The first centre devoted to women in business in Britain is set to be opened at the University of Birmingham as female unemployment reaches its highest level in a quarter of a century.
The Women’s Business Development Agency has joined forces with the university’s business school to create the UK’s first academic unit committed to female enterprise and leadership.
It will be called the Centre for Women’s Enterprise and Leadership (CWEL).
The Women’s Business Development Agency previously claimed that there was an “urgent need” to get women ahead in industry with the number of females out or work running at a record high.
The centre will bring together academic research and practical training programmes to offer support to school pupils, older women facing redundancy from the public sector and those living in deprived areas across the West Midlands.
CWEL will also house an international advisory service for governments and other institutions on enterprise and leadership support for women in developing countries. This will include opportunities to join the university’s MBA courses.
And it will provide the UK’s first specialist support service for women graduates in life sciences, helping them to start and grow businesses in the sector.
Sally Arkley, director of the Women’s Business Development Agency said: “Female unemployment in the UK at its highest level for 25 years, which demonstrates the urgent need for services that can empower and assist women to succeed in business.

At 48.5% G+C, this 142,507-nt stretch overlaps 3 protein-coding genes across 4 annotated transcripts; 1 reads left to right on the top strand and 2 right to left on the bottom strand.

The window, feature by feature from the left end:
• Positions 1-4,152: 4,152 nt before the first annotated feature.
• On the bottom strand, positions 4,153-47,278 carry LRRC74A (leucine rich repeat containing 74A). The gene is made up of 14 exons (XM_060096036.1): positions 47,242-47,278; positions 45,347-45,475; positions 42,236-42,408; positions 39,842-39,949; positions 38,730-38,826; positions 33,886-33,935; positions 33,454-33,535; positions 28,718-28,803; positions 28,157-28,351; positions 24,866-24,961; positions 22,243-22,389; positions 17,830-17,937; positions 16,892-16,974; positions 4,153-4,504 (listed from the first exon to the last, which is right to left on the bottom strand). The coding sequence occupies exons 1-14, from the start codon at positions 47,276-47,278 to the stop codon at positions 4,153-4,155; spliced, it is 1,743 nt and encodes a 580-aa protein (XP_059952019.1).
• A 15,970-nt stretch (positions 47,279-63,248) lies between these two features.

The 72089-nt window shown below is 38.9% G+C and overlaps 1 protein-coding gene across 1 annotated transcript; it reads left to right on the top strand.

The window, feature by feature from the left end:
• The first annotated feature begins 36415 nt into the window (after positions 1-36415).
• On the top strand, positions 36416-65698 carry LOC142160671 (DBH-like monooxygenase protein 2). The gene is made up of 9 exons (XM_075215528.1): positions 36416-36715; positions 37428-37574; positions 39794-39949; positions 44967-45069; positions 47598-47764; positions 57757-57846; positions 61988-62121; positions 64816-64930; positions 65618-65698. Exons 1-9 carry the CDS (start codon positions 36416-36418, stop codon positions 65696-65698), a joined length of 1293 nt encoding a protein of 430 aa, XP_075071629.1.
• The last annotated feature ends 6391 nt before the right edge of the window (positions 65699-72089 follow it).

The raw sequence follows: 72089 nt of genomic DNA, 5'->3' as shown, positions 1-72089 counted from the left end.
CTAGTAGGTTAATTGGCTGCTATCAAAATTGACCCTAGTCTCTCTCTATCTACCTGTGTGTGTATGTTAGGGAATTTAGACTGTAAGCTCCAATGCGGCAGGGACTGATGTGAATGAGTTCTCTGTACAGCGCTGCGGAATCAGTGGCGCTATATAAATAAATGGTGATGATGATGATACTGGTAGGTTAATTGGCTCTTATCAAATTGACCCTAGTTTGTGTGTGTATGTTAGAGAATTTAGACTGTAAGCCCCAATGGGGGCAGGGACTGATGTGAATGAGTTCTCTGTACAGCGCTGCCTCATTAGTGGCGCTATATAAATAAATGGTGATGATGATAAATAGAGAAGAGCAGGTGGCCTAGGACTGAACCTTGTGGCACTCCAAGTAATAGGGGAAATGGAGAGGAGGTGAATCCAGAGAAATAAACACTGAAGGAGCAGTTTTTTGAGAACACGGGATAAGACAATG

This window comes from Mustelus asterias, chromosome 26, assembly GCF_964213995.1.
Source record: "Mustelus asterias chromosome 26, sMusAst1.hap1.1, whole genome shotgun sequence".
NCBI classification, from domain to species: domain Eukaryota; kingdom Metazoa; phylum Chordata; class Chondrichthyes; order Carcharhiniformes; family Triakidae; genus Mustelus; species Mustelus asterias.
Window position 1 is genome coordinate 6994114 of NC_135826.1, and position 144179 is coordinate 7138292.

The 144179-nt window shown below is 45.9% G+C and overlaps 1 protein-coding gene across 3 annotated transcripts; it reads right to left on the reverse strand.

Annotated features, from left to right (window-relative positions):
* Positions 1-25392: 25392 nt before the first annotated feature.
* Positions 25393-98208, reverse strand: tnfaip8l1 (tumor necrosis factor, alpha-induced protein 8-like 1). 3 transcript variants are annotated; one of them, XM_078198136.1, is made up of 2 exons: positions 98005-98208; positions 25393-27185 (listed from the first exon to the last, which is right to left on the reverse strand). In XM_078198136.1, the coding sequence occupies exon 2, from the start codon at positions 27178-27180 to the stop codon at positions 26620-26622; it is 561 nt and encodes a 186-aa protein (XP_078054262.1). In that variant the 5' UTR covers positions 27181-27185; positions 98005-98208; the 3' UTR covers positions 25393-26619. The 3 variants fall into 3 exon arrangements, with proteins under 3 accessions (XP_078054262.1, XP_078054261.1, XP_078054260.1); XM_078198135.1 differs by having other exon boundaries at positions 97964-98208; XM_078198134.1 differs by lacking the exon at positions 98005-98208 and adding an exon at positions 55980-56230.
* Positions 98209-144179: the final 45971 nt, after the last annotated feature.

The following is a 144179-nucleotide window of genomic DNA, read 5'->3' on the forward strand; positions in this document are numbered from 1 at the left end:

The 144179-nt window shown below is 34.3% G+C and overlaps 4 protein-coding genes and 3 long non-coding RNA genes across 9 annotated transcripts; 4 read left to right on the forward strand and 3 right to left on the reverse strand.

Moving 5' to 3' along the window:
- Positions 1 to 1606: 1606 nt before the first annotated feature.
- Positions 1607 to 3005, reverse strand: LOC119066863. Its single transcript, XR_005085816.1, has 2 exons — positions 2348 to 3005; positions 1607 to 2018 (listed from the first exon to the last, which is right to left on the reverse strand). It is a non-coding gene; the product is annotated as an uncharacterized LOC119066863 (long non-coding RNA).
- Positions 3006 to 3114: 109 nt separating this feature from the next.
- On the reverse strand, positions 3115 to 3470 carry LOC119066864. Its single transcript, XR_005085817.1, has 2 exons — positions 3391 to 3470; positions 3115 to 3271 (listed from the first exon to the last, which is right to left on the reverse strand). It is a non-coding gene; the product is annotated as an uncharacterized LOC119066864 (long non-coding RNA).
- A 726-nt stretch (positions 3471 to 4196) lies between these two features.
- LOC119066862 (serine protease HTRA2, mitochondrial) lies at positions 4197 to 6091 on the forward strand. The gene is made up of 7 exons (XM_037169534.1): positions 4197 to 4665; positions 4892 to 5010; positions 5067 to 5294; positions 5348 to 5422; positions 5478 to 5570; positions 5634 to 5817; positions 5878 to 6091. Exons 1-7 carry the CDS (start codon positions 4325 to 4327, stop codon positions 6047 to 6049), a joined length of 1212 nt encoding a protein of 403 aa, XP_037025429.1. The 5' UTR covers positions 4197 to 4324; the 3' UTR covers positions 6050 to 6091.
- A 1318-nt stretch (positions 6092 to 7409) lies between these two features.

“The new centre will be underpinned by excellent academic research but will also focus on offering practical and successful programmes.
“We intend to work with groups who have traditionally not received support in business and entrepreneurship to raise both their aspiration to succeed in business and the skills to achieve that success.”
Plans for the first three years of the centre include creating a women’s leadership forum for the West Midlands, as well as offer mentoring, business support and leadership schemes to girls and women across the region.
This will include a programme called Off You Grow, which will offer confidence building and assertiveness training to schoolgirls in deprived areas, plus a project targeted at girls from African-Caribbean backgrounds.
Networking and business schemes are also to be set up for local firms run by Asian women.
A scholarship and exchange programme is also being set up for women in the developing economies, opening the door for them to take part in the university’s MBA programmes.
Susan Marlow, professor of entrepreneurship at the Birmingham Business School said: “We are excited to be launching a centre that brings together academic research with practical programmes for women.
“From the academic perspective there is a need to understand more about the role gender plays in entrepreneurship.
“Our new centre will also look beyond the UK to examine how ideas of female entrepreneurship can be applied in developing countries.”
Current students and university staff are also set to benefit from the opening of the centre, with one-to-one mentoring, business skills training and help in accessing finance.
It will also be home to the UK’s first specialist support service for women graduates in life sciences, helping them to start and grow businesses in the sector.
Professor David Dickinson, director of the Birmingham Business School said: “Birmingham Business School has a long history of using our academic expertise to assist business in our region.
“This new centre is designed to further enhance those links, offering help for a wide range of groups from raising awareness of business ownership amongst school aged children to bespoke support for entrepreneurs wanting to develop an already successful idea.”